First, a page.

This Sunday, we wanted to do simple... not a full day production, but a simple single plate or bowl meal - something we could have fun cooking, but that wasn't a huge production. And something we could source entirely here in Monmouth.
We settled on saffron risotto with lobster. We've made the saffron risotto before, but it's not our go-to risotto recipe - it seemed like it'd pair well with lobster (we picked up a single frozen tail at County Market for $9.99). While you can get saffron in the spice isle, we actually used some we ordered from the Spice House in Chicago. Saffron is the dried stigmas of a certain breed of crocus floor. For this recipe, you toast just 1/4 teaspoon for a few moments, and then grind it in a mortar and pestle and mix with melted butter - the color and aroma of the saffron-infused butter is just amazing. It's easy to see why this was once one of the most valuable substances on earth!
The other two tricks for this risotto are adding a ground up, dried arbol chili to the concoction - and instead of using chicken stock, I use the cheapest canned chicken broth I can find at the store (it's saltier and cooks up wonderfully). You can find the complete recipe on the recipe page.
At the tail end of cooking the risotto (about 45 minutes worth of zen-like stirring), it was time to prepare the lobster. We took the meat out of the shell and cubed it. In a small pan, we put in about a tablespoon of water and started adding butter at low heat, one pat at a time (you want it to melt nicely, not bubble or foam). After four pats, you just drop in the lobster and let it slowly cook for four or five minutes, using a soup spoon to baste the top of the lobster - then turn the lobster and cook for another minute or two and remove from the heat.
We put the risotto into a deep bowl, split the lobster and put it on top and added some parsley for color.
About 15 minutes into cooking, Susan decided it was a meal fit for a special wine - but something light and airy to pair well with the rice and seafood dish. She decanted a bottle of 2009 Sea Smoke Pinot Noir.
Upstairs in our jammies, we sat down with our bowl of risotto and a glass of Sea Smoke. First - the aromas! The saffron spiciness with the hint of red pepper - the buttery lobster - the silky, slightly peppery Sea Smoke. A true feast for the senses. Then the first sip and the first bite... and we knew. We'd crafted something amazing. Every aspect of the complex floral flavors paired with the next, set off by the spiciness of the arbol chili and the wine. Put simply, it was one of the best meals we'd ever had in our lives - something to savor and linger over.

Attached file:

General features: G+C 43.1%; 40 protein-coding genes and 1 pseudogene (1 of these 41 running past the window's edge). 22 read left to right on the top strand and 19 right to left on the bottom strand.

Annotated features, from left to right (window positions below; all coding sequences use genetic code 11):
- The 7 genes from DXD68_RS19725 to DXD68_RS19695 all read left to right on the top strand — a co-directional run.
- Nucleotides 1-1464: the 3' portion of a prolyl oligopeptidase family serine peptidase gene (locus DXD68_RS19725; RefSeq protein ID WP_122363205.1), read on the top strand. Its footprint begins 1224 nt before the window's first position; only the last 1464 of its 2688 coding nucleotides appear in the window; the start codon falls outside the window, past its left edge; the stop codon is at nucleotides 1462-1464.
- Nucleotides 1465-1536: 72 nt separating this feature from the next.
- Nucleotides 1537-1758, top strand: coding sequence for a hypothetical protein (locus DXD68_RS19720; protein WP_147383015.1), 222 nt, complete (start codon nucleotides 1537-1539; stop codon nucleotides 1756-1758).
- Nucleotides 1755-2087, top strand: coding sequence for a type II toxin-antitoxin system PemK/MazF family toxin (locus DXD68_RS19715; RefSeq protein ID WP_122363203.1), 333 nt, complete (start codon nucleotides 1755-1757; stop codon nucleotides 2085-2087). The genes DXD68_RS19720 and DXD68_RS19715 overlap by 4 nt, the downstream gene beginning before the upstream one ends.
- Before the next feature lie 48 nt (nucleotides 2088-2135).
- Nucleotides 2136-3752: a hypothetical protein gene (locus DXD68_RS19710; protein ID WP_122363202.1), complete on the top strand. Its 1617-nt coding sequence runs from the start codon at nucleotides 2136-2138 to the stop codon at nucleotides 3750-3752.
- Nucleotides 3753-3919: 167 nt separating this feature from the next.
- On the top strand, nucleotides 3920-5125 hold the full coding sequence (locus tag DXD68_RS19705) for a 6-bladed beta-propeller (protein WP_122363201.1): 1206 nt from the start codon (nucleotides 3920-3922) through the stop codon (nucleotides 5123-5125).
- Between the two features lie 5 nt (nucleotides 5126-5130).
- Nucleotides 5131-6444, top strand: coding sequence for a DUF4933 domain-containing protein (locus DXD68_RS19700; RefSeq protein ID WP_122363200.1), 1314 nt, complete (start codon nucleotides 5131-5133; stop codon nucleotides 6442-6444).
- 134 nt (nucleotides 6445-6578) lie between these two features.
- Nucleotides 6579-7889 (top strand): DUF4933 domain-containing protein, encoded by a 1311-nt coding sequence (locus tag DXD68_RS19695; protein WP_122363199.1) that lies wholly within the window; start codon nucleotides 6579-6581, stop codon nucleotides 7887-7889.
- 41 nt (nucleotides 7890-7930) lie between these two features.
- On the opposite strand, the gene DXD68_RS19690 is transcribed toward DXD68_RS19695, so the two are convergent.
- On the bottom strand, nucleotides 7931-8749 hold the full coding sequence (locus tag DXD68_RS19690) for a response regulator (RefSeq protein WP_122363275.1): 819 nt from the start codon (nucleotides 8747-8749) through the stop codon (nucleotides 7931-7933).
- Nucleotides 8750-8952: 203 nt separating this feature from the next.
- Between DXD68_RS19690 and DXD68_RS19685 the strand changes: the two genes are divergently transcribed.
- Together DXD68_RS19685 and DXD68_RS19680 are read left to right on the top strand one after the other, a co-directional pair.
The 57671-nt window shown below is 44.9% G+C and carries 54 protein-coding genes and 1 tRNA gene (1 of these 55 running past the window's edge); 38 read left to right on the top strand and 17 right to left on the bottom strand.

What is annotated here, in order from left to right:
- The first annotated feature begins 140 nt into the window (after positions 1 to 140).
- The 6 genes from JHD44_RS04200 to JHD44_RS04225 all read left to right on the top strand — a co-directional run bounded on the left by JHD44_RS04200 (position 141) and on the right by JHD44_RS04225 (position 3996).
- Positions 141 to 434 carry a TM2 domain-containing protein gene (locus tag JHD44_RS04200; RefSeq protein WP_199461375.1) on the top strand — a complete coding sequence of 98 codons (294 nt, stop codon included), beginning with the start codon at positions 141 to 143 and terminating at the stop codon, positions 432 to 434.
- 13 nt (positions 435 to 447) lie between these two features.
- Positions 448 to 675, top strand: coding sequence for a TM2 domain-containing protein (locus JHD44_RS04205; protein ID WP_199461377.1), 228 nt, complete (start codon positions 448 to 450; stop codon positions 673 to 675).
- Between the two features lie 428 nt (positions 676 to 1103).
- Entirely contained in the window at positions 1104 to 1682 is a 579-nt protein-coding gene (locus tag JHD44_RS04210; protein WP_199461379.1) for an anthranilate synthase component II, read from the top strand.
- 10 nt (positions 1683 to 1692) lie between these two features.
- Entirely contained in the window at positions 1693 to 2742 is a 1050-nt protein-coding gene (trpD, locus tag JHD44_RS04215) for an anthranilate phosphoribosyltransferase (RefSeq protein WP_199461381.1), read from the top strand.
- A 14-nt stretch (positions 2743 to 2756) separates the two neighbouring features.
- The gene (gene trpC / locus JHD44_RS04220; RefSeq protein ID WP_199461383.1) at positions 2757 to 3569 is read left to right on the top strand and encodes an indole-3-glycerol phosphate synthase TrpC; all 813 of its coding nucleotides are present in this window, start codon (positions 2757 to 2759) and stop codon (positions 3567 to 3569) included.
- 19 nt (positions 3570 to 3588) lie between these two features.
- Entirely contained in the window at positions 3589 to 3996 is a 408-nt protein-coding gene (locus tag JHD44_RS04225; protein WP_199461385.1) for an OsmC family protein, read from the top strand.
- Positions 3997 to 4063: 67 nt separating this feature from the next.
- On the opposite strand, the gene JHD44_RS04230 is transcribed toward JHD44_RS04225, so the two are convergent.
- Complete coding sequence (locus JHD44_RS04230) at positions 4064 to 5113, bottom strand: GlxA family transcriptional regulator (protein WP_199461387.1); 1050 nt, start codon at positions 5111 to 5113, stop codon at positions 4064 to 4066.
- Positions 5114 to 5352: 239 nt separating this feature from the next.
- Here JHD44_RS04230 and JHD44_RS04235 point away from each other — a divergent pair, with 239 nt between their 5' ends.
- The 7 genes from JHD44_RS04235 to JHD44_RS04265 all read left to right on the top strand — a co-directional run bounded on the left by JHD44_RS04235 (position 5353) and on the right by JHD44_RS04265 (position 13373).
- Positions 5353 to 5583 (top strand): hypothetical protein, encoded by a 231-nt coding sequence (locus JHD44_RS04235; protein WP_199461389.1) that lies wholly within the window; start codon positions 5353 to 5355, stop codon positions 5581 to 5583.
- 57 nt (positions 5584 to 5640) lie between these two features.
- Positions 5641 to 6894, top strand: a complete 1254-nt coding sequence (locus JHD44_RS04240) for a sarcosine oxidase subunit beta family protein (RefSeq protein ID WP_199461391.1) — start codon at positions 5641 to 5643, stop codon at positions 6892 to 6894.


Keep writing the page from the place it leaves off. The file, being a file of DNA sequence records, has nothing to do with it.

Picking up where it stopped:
When all was said and done, we managed to craft a simple, bold and amazing meal with locally procured ingredients - in a Michelin starred restaurant, it'd easily have been a $200 dinner for two. Cooking great flavorful meals doesn't have to be complex or expensive - and what's better than a romantic dinner for two enjoyed in your jammies right here in the Maple City?
Monday, 06 February 2012 11:11
While I am not that into football (my running comment of the day was "Go Cubs!"), Paul is more of a traditionalist and has always had a small party for the big game each year.
Being one who is always on board with both food and drinks, I was enthusiastic about that aspect. Paul's go-to Superbowl food is BBQ pork. He developed his own recipe that includes a lot of vinegar and a long, slow cooking of the pork. It is served with white bread and pickles although he puts out rolls for the uninitiated. I made a sweet and spicy BBQ to go along the side. You can find out how to make it on our recipes page.
Most of our guests drank beer which is a great accompaniment to the BBQ. I drank Cantina di Soave, a simple white wine from Italy that stood up well to the meat and all the other snacks. Keeping with this week's theme, Paul drank Alta Luna Phases, a red blended wine that also complimented the pork.
What did you do for Superbowl Sunday? Any food/drink traditions in your house? Do tell!
Mmmmm ..... meat
Tuesday, 31 January 2012 08:27
Since the wine shop is closed on Mondays, I generally spend the day running errands and playing catch up. Yesterday, my travels led me to Galesburg where I was able to procure some lovely filets and a can of green peppercorns from Cornucopia. (I also bought a couple of nice cheeses for the shop!)